I've had a longstanding obsession with the the evolution and plasticity of my favorite parasite, Canis lupus familiaris. Happily our co-evolutionary companion is at last getting well deserved attention.
Today my favorite paleoanthropologist almost asks the right question (emphases mine):
For the past couple of thousand years, maybe more, our selection on dogs has been both intentional and unintentional. Before that, as dogs were first becoming commensal with human societies -- more than 20,000 years ago -- the essential changes in dog social behavior were the natural effect of human social systems.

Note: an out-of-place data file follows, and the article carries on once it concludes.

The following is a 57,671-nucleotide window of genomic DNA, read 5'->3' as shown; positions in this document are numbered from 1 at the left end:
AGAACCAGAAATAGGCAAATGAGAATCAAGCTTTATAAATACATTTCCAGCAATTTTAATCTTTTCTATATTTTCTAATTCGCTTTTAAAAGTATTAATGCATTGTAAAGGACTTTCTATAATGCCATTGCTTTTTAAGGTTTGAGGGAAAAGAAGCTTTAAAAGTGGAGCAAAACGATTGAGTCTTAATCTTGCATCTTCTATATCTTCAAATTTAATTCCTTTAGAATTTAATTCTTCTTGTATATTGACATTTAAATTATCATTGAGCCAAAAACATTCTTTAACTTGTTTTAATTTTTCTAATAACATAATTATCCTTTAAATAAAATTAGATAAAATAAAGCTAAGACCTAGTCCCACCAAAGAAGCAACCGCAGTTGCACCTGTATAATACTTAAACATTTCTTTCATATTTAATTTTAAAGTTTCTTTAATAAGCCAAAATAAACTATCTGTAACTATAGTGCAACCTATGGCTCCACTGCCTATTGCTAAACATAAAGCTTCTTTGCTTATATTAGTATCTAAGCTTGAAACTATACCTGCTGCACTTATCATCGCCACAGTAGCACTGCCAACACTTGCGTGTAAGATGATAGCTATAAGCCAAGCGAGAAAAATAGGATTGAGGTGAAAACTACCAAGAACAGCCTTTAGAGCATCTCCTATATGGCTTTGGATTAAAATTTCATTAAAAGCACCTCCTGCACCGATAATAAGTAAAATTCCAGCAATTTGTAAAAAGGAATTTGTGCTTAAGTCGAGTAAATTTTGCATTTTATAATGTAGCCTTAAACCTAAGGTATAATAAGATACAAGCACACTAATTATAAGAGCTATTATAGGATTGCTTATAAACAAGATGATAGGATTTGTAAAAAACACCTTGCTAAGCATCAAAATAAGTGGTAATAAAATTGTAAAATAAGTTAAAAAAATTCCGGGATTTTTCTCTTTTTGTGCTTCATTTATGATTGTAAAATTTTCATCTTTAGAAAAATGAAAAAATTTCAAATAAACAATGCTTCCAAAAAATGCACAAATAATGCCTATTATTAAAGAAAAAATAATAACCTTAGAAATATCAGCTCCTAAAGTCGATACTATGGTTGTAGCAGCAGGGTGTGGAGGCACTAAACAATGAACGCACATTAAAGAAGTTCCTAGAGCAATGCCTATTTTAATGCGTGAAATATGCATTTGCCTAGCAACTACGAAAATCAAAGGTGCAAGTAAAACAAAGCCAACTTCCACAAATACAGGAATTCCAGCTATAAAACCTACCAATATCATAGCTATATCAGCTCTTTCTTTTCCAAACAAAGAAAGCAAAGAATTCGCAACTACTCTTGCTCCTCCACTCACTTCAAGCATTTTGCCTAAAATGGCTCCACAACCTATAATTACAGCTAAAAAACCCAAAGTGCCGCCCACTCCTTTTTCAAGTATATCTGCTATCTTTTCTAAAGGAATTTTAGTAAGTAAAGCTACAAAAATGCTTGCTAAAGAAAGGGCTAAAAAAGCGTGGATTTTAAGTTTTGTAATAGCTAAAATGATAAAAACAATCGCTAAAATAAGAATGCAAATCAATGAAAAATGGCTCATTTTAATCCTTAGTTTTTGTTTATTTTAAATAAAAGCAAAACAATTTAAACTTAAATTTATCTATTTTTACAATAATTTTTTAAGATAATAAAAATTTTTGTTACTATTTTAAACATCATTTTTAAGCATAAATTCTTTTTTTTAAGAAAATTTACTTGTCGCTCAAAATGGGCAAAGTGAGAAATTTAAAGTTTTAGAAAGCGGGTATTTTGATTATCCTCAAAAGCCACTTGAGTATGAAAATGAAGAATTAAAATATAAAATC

If we were generating all that selection on them, imagine how much we were imposing on each other.
Well, yes John, we believe humans imposed vast amounts of selection on each other, and your readers know that you've shown human evolution is active and rapid.
The question I'm particularly interested in, however, is how did dogs change humans? Isn't it a principle that symbiotes and parasites change their hosts/partners even as they themselves change?